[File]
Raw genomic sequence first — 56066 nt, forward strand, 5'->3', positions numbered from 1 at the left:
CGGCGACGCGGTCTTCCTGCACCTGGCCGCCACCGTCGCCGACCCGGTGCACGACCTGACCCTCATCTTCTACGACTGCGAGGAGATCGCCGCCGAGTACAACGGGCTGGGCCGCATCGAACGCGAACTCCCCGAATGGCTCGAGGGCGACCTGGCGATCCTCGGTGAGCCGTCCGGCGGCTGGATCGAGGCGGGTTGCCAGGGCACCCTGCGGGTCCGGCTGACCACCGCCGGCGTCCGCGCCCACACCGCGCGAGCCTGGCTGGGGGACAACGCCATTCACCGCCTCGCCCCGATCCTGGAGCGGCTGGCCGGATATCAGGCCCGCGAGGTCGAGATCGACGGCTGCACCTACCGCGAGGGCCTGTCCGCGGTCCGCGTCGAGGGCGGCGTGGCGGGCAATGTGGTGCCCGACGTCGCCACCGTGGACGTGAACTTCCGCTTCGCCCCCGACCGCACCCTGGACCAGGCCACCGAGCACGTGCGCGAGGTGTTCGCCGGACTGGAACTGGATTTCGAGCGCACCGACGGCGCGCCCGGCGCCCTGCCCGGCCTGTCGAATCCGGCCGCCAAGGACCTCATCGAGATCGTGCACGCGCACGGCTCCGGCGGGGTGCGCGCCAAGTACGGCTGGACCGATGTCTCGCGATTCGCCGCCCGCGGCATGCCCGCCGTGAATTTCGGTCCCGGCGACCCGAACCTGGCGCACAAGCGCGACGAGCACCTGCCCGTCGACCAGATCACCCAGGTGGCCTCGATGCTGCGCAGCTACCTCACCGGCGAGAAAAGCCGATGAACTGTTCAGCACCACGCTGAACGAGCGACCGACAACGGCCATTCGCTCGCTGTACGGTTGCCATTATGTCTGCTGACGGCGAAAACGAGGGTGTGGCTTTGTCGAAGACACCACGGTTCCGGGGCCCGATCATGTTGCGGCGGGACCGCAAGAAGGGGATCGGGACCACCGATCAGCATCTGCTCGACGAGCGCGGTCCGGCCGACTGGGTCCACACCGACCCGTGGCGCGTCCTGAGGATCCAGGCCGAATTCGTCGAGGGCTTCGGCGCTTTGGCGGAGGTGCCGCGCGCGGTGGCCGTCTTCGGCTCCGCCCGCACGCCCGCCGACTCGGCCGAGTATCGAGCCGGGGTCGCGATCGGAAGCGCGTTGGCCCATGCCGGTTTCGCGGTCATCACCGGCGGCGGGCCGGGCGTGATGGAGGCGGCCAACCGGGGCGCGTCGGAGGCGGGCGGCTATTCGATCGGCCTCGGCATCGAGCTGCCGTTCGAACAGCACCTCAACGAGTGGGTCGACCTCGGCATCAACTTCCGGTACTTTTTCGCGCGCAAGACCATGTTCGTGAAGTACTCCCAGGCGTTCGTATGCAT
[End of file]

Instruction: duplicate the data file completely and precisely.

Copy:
Raw genomic sequence first — 56066 nt, forward strand, 5'->3', positions numbered from 1 at the left:
CGGCGACGCGGTCTTCCTGCACCTGGCCGCCACCGTCGCCGACCCGGTGCACGACCTGACCCTCATCTTCTACGACTGCGAGGAGATCGCCGCCGAGTACAACGGGCTGGGCCGCATCGAACGCGAACTCCCCGAATGGCTCGAGGGCGACCTGGCGATCCTCGGTGAGCCGTCCGGCGGCTGGATCGAGGCGGGTTGCCAGGGCACCCTGCGGGTCCGGCTGACCACCGCCGGCGTCCGCGCCCACACCGCGCGAGCCTGGCTGGGGGACAACGCCATTCACCGCCTCGCCCCGATCCTGGAGCGGCTGGCCGGATATCAGGCCCGCGAGGTCGAGATCGACGGCTGCACCTACCGCGAGGGCCTGTCCGCGGTCCGCGTCGAGGGCGGCGTGGCGGGCAATGTGGTGCCCGACGTCGCCACCGTGGACGTGAACTTCCGCTTCGCCCCCGACCGCACCCTGGACCAGGCCACCGAGCACGTGCGCGAGGTGTTCGCCGGACTGGAACTGGATTTCGAGCGCACCGACGGCGCGCCCGGCGCCCTGCCCGGCCTGTCGAATCCGGCCGCCAAGGACCTCATCGAGATCGTGCACGCGCACGGCTCCGGCGGGGTGCGCGCCAAGTACGGCTGGACCGATGTCTCGCGATTCGCCGCCCGCGGCATGCCCGCCGTGAATTTCGGTCCCGGCGACCCGAACCTGGCGCACAAGCGCGACGAGCACCTGCCCGTCGACCAGATCACCCAGGTGGCCTCGATGCTGCGCAGCTACCTCACCGGCGAGAAAAGCCGATGAACTGTTCAGCACCACGCTGAACGAGCGACCGACAACGGCCATTCGCTCGCTGTACGGTTGCCATTATGTCTGCTGACGGCGAAAACGAGGGTGTGGCTTTGTCGAAGACACCACGGTTCCGGGGCCCGATCATGTTGCGGCGGGACCGCAAGAAGGGGATCGGGACCACCGATCAGCATCTGCTCGACGAGCGCGGTCCGGCCGACTGGGTCCACACCGACCCGTGGCGCGTCCTGAGGATCCAGGCCGAATTCGTCGAGGGCTTCGGCGCTTTGGCGGAGGTGCCGCGCGCGGTGGCCGTCTTCGGCTCCGCCCGCACGCCCGCCGACTCGGCCGAGTATCGAGCCGGGGTCGCGATCGGAAGCGCGTTGGCCCATGCCGGTTTCGCGGTCATCACCGGCGGCGGGCCGGGCGTGATGGAGGCGGCCAACCGGGGCGCGTCGGAGGCGGGCGGCTATTCGATCGGCCTCGGCATCGAGCTGCCGTTCGAACAGCACCTCAACGAGTGGGTCGACCTCGGCATCAACTTCCGGTACTTTTTCGCGCGCAAGACCATGTTCGTGAAGTACTCCCAGGCGTTCGTATGCAT